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Bilingualism: The good, the bad, and the indifferent*

Published online by Cambridge University Press:  01 January 2009

York University
Address for correspondence: Department of Psychology, York University, 4700 Keele Street, Toronto, Ontario, M3J 1P3,


The present paper summarizes research showing that bilingualism affects linguistic and cognitive performance across the lifespan. The effect on linguistic performance is generally seen as a deficit in which bilingual children control a smaller vocabulary than their monolingual peers and bilingual adults perform more poorly on rapid lexical retrieval tasks. The effect on cognitive performance is to enhance executive functioning and to protect against the decline of executive control in aging. These effects interact to produce a complex pattern regarding the effect of bilingualism on memory performance. Memory tasks based primarily on verbal recall are performed more poorly by bilinguals but memory tasks based primarily on executive control are performed better by bilinguals. Speculations regarding the mechanism responsible for these effects are described.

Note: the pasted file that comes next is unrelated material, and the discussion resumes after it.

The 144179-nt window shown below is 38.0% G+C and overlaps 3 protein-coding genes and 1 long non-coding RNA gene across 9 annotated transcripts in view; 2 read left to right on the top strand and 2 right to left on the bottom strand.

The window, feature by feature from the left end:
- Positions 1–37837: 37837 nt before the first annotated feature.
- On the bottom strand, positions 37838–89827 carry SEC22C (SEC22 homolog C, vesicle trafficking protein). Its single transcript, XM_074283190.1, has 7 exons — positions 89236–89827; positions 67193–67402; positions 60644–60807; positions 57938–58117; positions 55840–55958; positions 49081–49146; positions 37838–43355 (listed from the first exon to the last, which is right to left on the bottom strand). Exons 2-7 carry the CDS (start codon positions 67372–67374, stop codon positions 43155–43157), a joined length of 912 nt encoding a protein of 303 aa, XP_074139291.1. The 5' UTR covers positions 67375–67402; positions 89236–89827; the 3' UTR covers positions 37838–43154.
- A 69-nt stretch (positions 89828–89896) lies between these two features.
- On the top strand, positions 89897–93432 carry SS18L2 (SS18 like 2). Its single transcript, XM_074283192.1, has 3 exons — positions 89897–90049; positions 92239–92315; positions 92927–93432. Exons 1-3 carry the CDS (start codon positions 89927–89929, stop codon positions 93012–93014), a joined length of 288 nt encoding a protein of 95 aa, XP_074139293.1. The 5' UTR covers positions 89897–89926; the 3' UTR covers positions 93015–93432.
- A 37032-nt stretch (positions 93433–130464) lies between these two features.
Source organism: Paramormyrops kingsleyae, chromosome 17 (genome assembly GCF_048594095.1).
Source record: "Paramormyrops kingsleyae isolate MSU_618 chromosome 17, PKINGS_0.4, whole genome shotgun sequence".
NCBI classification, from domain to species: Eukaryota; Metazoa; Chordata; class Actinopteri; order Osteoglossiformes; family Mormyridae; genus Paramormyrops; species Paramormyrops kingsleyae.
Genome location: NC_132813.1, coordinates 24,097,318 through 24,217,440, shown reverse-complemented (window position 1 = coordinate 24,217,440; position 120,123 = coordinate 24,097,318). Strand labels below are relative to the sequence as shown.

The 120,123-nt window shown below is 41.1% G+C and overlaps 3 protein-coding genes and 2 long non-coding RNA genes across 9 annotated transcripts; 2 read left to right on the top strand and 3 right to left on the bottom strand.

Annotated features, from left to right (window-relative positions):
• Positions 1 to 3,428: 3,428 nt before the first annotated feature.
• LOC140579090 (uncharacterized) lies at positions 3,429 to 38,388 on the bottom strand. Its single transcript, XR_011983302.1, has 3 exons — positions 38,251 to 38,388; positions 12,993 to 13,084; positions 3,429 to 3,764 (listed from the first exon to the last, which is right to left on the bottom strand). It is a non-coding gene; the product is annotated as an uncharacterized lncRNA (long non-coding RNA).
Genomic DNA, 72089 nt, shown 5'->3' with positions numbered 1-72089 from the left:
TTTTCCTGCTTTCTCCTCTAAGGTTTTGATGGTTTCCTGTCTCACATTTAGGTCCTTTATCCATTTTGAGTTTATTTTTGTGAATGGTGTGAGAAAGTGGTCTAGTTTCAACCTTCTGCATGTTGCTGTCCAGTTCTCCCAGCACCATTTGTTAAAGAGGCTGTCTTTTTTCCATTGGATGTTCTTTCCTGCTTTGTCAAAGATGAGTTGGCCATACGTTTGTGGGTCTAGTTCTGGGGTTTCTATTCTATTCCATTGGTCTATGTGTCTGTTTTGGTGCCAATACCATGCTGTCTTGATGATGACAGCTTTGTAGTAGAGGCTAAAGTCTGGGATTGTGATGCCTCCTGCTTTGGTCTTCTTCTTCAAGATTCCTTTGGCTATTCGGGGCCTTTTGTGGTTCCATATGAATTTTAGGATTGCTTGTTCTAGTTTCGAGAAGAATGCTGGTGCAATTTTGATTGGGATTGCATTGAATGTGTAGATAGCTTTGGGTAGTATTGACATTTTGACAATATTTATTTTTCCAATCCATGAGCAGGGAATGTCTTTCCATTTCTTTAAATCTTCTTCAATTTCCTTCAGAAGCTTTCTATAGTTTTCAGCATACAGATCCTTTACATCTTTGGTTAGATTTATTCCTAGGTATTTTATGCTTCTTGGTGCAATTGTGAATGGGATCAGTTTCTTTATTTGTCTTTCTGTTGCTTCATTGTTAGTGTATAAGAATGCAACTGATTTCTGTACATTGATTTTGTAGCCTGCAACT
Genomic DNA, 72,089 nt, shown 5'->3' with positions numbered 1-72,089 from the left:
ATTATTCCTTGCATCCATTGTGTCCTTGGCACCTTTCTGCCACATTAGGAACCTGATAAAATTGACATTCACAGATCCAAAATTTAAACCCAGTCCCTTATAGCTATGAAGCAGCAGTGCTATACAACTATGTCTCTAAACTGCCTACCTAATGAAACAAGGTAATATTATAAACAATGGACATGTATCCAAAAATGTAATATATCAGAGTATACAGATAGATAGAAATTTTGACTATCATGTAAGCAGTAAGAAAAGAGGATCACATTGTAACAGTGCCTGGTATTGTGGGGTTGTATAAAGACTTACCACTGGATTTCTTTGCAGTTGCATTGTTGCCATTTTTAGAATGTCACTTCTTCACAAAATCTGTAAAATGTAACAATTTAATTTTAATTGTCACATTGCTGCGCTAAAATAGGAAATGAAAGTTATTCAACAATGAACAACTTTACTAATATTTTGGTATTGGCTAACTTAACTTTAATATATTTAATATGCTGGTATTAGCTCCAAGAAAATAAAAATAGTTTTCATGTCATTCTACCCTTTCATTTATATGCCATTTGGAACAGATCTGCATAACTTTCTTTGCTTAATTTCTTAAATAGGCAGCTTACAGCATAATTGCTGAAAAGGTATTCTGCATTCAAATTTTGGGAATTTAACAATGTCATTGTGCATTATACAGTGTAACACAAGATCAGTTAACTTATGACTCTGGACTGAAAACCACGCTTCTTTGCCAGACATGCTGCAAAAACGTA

International Symposium on Bilingualism Lecture
Copyright © Cambridge University Press 2008

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The research reported in this chapter was funded by grants from the Natural Sciences and Engineering Research Council of Canada (NSERC), the National Institutes of Health (NIH), and the Canadian Institutes for Health Research (CIHR). The paper is based on a plenary address given at the International Symposium on Bilingualism, University of Hamburg, 30 May – 2 June 2007.


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